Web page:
Bone Cement Properties
October 27, 2023
1 Composition, structure, function
The ready bone cement is a compound consisting of 90 % of polymethylmetacrylate, (PMM), the rest are mainly crystals of barium sulfate or Zirconium oxide that make the resulting product radio-opaque).
Bone cement is used for fixation of the artificial joints to the skeleton. It acts, however, not as a glue, it acts as a filler. The familiar materials Plexiglas or Lucite consist of pure polymethylmetacrylate; Plexiglas is one of the strongest plastics.
|Picture : X-ray picture of a cemented total hip.|
(click on the icon for a full size picture)
On the X-ray pictures one sees the bone cement as a white layer around the shadows of the total hip device.
In the upper part you may discern the plastic (polyethylene = not radio opaque) cup as a negative (gray) relief within a mass of white (radio opaque) bone cement.
In the lower part you see the most prominent object central stem of the femoral component. It is made from metal and thus most radio opaque.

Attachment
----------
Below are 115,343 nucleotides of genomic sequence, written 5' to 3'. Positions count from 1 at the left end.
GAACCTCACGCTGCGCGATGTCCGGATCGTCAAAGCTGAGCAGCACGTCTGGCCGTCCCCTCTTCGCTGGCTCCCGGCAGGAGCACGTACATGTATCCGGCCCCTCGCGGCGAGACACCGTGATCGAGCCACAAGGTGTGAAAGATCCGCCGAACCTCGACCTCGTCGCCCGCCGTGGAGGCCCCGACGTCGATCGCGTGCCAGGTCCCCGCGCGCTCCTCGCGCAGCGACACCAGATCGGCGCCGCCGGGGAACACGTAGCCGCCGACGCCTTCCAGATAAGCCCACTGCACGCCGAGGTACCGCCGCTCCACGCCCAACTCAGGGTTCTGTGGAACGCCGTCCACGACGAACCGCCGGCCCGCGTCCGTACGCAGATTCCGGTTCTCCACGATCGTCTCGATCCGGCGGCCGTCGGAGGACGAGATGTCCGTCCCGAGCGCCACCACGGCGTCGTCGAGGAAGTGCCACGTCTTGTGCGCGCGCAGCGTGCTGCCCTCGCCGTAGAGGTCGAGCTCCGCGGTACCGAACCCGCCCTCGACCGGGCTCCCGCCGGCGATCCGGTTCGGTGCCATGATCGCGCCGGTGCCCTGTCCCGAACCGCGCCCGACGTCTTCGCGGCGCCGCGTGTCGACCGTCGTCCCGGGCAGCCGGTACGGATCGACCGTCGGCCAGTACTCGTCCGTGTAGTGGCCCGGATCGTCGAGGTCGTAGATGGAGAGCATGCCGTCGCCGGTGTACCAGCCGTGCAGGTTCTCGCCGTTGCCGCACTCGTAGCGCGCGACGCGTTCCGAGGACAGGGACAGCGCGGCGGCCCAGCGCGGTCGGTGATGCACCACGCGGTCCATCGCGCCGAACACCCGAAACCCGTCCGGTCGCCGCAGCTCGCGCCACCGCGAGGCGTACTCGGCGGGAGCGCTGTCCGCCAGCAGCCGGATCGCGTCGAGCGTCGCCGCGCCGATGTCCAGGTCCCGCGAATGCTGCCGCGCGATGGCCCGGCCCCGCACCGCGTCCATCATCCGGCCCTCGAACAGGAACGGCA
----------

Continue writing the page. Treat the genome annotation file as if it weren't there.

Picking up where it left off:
Around the stem is a massive lump of bone cement, also radio opaque. The lump is quite irregular, it is concentrated to the upper part of the stem. The lower part of the stem is without cement mantle. Also there is no cement mantle on the outside of the stem.
The microscopic structure of bone cement is made by two substances glued together. One substance are the small particles of pre-polymerized PMMA (PolyMethylMetaAcrylate), so called "pearls. These pearls are supplied as a white powder. The other substance is a liquid monomer of MMA(MethylMetacrylate). Both substances are mixed together at the operation table with added catalyst that starts the polymerization of the monomer fluid.
The polymerizing fluid glues together the pearls into a firm, strong, but brittle mass.
Show Pictures: Structure of bone cement and bumper function
(click on the icon for a full size picture)
|On the upper picture you see the microscopic structure of the polymerized bone cement. Basically, the bone cement consists of individual acrylic (polymethylmetacrylate) spheres "pearls" that are glued together and embedded by a net of the polymerized monomer. In an insert you see one such "pearl" with characteristic fluffy surface. The net of the polymerized monomer that keeps the pearls together has a honeycomb-like structure|